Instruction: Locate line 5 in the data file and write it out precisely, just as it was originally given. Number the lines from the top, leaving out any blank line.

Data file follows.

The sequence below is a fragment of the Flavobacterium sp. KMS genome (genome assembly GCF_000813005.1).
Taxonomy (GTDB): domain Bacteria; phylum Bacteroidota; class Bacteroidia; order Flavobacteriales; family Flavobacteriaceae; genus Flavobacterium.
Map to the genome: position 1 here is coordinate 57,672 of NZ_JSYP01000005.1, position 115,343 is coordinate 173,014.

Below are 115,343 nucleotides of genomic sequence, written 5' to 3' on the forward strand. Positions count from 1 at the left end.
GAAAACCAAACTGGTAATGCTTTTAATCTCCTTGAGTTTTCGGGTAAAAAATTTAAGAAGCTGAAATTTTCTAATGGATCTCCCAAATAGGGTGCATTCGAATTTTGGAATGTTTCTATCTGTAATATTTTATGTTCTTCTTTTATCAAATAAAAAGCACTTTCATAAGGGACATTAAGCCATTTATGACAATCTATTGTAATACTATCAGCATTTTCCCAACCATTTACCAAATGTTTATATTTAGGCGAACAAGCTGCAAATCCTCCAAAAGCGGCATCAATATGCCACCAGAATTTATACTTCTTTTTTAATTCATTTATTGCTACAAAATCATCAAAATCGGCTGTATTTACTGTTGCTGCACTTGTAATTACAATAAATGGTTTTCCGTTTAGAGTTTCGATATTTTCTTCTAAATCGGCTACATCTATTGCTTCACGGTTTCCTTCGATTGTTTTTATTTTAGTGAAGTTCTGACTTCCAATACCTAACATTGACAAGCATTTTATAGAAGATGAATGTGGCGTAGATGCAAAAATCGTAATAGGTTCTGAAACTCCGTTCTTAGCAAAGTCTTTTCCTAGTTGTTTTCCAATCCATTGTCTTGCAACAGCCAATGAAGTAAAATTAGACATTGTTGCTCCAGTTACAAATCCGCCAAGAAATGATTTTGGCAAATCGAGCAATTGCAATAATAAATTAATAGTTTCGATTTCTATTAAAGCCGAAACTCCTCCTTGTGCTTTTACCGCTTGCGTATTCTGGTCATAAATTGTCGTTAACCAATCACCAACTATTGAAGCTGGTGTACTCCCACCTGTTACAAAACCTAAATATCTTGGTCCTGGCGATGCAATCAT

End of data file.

GAAAACCAAACTGGTAATGCTTTTAATCTCCTTGAGTTTTCGGGTAAAAAATTTAAGAAGCTGAAATTTTCTAATGGATCTCCCAAATAGGGTGCATTCGAATTTTGGAATGTTTCTATCTGTAATATTTTATGTTCTTCTTTTATCAAATAAAAAGCACTTTCATAAGGGACATTAAGCCATTTATGACAATCTATTGTAATACTATCAGCATTTTCCCAACCATTTACCAAATGTTTATATTTAGGCGAACAAGCTGCAAATCCTCCAAAAGCGGCATCAATATGCCACCAGAATTTATACTTCTTTTTTAATTCATTTATTGCTACAAAATCATCAAAATCGGCTGTATTTACTGTTGCTGCACTTGTAATTACAATAAATGGTTTTCCGTTTAGAGTTTCGATATTTTCTTCTAAATCGGCTACATCTATTGCTTCACGGTTTCCTTCGATTGTTTTTATTTTAGTGAAGTTCTGACTTCCAATACCTAACATTGACAAGCATTTTATAGAAGATGAATGTGGCGTAGATGCAAAAATCGTAATAGGTTCTGAAACTCCGTTCTTAGCAAAGTCTTTTCCTAGTTGTTTTCCAATCCATTGTCTTGCAACAGCCAATGAAGTAAAATTAGACATTGTTGCTCCAGTTACAAATCCGCCAAGAAATGATTTTGGCAAATCGAGCAATTGCAATAATAAATTAATAGTTTCGATTTCTATTAAAGCCGAAACTCCTCCTTGTGCTTTTACCGCTTGCGTATTCTGGTCATAAATTGTCGTTAACCAATCACCAACTATTGAAGCTGGTGTACTCCCACCTGTTACAAAACCTAAATATCTTGGTCCTGGCGATGCAATCAT